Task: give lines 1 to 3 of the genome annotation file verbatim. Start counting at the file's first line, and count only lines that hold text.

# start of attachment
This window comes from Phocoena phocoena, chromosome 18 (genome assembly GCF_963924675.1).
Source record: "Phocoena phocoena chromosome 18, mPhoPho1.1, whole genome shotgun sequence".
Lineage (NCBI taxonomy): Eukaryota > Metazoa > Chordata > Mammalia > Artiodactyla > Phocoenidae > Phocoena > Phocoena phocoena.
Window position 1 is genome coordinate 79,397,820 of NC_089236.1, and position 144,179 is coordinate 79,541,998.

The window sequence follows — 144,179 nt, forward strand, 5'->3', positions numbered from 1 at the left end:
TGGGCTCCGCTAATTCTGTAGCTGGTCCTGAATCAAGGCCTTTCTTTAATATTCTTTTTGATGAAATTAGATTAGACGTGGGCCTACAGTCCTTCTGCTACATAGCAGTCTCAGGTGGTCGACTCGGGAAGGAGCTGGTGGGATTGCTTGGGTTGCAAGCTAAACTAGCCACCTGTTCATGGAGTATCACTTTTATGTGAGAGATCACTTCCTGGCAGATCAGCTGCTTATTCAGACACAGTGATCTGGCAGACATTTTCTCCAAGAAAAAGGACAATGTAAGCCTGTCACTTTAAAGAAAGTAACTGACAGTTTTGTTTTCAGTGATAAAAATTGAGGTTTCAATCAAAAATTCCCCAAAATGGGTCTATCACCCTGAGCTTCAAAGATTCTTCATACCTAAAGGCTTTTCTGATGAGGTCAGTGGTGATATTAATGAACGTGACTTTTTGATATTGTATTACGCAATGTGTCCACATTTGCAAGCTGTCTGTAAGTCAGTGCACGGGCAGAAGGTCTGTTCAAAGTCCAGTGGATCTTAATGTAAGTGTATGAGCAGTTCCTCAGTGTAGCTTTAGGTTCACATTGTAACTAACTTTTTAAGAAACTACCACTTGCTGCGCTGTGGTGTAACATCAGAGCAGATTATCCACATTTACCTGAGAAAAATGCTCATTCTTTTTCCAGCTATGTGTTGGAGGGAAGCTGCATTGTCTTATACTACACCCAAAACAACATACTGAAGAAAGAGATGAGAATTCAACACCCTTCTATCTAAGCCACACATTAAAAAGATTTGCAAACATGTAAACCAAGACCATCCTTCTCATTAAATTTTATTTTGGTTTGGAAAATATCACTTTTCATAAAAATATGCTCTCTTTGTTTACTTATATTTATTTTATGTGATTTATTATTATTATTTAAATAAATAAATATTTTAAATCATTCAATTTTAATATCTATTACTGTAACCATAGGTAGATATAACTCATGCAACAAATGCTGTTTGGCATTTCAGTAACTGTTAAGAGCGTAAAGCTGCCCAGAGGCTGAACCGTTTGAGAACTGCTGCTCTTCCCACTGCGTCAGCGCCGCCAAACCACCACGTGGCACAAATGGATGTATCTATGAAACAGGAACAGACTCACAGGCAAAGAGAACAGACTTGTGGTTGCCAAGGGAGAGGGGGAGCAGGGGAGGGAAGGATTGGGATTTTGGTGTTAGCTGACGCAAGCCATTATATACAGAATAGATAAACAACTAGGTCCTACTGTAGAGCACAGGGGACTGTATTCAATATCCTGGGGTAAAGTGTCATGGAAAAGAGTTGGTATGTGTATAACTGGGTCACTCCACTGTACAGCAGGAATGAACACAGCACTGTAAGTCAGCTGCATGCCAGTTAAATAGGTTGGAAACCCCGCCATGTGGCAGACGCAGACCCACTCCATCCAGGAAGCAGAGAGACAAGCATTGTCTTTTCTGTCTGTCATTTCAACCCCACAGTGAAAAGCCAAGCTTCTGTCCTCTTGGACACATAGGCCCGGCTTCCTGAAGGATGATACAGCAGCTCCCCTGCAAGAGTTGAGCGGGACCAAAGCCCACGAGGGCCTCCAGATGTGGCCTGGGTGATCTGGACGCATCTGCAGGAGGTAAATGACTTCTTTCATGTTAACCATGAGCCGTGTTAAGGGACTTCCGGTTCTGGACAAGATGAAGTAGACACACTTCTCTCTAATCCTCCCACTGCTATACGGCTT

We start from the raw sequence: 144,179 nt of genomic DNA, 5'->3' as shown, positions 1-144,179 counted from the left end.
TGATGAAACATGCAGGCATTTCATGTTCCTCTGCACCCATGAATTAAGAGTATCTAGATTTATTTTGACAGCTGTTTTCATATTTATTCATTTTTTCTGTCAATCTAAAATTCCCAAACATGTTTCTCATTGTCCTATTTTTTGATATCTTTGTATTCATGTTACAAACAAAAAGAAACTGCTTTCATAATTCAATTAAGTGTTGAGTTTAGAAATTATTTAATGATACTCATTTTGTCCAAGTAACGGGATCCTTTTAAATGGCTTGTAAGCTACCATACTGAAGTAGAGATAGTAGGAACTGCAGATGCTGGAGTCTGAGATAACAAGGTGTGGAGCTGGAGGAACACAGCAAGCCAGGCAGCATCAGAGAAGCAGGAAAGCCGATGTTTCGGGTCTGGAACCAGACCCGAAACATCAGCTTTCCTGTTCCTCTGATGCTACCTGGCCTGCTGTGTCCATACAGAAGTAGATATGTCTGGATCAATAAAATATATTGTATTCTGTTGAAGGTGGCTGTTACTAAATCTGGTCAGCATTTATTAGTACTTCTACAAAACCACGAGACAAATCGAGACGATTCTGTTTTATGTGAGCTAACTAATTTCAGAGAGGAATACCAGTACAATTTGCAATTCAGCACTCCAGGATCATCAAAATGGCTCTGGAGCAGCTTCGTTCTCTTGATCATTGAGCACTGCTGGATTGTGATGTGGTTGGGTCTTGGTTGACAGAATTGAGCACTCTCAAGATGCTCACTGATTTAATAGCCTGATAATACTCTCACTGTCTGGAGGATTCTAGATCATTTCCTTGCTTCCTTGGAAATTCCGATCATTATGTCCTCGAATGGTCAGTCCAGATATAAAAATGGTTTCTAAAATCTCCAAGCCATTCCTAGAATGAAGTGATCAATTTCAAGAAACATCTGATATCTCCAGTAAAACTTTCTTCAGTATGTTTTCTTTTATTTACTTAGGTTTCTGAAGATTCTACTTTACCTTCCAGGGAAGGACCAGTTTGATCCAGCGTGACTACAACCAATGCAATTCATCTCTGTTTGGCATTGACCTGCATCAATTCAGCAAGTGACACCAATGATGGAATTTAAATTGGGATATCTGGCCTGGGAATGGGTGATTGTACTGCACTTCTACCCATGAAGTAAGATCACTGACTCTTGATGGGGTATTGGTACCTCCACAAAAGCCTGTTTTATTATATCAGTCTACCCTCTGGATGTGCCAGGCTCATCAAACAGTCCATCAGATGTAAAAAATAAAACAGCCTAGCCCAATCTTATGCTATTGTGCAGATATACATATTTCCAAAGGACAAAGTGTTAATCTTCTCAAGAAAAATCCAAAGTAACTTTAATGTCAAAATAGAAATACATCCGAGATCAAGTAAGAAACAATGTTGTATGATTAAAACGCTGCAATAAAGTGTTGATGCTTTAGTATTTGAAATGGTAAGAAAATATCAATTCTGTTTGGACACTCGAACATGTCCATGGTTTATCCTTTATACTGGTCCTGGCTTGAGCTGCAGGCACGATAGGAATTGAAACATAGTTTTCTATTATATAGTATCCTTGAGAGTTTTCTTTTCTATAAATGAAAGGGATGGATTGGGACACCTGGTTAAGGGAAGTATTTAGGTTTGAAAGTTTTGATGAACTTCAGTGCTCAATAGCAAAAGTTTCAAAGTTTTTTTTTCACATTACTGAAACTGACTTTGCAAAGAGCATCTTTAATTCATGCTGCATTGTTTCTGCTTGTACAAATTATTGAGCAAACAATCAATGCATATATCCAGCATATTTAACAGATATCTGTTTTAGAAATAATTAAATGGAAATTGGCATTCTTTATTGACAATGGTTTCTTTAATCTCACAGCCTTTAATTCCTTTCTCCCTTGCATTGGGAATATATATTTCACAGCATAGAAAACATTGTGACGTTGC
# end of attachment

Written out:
This window comes from Phocoena phocoena, chromosome 18 (genome assembly GCF_963924675.1).
Source record: "Phocoena phocoena chromosome 18, mPhoPho1.1, whole genome shotgun sequence".
Lineage (NCBI taxonomy): Eukaryota > Metazoa > Chordata > Mammalia > Artiodactyla > Phocoenidae > Phocoena > Phocoena phocoena.